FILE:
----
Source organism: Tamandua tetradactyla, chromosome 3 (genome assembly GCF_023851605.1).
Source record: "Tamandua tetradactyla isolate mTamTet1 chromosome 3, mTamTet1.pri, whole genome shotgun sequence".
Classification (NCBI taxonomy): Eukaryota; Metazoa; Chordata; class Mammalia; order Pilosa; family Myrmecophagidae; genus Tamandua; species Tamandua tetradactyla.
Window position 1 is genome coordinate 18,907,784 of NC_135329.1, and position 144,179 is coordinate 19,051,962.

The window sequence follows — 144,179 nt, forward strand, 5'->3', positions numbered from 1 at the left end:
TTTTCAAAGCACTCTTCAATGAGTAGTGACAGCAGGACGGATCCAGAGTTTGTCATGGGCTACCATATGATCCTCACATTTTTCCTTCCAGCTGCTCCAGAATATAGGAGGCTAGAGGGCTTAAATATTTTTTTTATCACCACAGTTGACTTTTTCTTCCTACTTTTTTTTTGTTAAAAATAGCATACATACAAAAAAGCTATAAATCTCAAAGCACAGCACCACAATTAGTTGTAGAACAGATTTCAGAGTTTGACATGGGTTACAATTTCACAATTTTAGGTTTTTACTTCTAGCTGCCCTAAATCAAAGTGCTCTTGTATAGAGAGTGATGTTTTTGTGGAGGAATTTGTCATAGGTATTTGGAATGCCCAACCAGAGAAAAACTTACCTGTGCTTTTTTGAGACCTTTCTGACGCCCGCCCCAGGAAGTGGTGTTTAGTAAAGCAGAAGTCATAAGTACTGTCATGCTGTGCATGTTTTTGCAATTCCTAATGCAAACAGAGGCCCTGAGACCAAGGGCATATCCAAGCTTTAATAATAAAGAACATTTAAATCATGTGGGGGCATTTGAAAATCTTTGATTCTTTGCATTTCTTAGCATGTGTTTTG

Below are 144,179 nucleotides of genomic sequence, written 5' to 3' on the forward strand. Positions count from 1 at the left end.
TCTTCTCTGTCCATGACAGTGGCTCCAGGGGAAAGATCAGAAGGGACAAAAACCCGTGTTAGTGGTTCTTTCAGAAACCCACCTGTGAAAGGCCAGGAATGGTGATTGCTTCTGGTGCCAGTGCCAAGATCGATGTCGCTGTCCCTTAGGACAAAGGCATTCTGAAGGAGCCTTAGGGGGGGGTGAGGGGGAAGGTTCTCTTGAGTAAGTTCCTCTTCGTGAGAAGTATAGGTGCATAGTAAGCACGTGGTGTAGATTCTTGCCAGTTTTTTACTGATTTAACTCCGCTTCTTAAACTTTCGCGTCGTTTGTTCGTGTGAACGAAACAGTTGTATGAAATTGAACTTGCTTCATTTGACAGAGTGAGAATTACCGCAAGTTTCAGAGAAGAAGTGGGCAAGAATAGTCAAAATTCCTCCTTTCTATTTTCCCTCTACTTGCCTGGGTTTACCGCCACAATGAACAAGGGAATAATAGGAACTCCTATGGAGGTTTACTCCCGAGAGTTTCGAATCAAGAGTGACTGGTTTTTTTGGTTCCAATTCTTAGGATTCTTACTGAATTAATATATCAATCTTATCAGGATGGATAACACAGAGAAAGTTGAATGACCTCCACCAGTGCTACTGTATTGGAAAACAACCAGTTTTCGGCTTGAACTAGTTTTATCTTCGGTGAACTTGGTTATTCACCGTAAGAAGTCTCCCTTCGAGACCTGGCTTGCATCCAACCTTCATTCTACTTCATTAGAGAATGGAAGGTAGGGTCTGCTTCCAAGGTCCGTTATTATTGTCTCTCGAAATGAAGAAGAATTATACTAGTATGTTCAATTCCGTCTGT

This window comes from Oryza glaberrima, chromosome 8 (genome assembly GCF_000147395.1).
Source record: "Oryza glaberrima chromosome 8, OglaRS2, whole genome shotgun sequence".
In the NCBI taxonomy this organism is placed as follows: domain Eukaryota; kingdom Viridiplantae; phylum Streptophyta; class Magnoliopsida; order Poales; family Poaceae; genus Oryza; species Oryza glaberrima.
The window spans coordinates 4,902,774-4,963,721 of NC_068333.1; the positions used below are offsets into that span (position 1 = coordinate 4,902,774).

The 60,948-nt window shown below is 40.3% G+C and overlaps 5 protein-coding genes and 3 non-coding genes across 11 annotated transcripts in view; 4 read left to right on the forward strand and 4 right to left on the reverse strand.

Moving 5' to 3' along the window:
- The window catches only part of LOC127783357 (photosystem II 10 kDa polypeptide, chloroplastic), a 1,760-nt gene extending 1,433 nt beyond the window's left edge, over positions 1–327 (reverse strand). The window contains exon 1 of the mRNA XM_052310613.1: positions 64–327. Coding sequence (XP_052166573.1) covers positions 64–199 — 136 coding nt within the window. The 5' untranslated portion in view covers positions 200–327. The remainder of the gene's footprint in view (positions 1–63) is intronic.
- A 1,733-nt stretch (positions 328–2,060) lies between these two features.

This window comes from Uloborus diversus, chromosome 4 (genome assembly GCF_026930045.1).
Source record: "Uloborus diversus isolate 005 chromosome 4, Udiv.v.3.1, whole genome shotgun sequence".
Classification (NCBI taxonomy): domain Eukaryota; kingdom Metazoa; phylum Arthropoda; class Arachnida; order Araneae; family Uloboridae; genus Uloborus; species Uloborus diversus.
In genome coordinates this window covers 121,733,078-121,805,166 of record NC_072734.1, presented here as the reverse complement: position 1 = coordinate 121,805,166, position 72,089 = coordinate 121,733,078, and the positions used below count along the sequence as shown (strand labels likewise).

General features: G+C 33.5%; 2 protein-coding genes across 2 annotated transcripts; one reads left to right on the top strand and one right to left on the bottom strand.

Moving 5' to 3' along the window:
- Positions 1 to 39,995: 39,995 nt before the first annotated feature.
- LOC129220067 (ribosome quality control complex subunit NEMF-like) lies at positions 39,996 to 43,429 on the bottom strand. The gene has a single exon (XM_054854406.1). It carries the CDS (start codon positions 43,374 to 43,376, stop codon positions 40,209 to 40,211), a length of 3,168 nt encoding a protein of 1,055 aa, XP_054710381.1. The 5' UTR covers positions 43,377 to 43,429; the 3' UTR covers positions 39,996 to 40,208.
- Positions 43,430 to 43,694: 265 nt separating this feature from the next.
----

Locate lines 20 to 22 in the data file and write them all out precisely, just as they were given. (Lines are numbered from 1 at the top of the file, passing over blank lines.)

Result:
In genome coordinates this window covers 121,733,078-121,805,166 of record NC_072734.1, presented here as the reverse complement: position 1 = coordinate 121,805,166, position 72,089 = coordinate 121,733,078, and the positions used below count along the sequence as shown (strand labels likewise).

General features: G+C 33.5%; 2 protein-coding genes across 2 annotated transcripts; one reads left to right on the top strand and one right to left on the bottom strand.

Moving 5' to 3' along the window: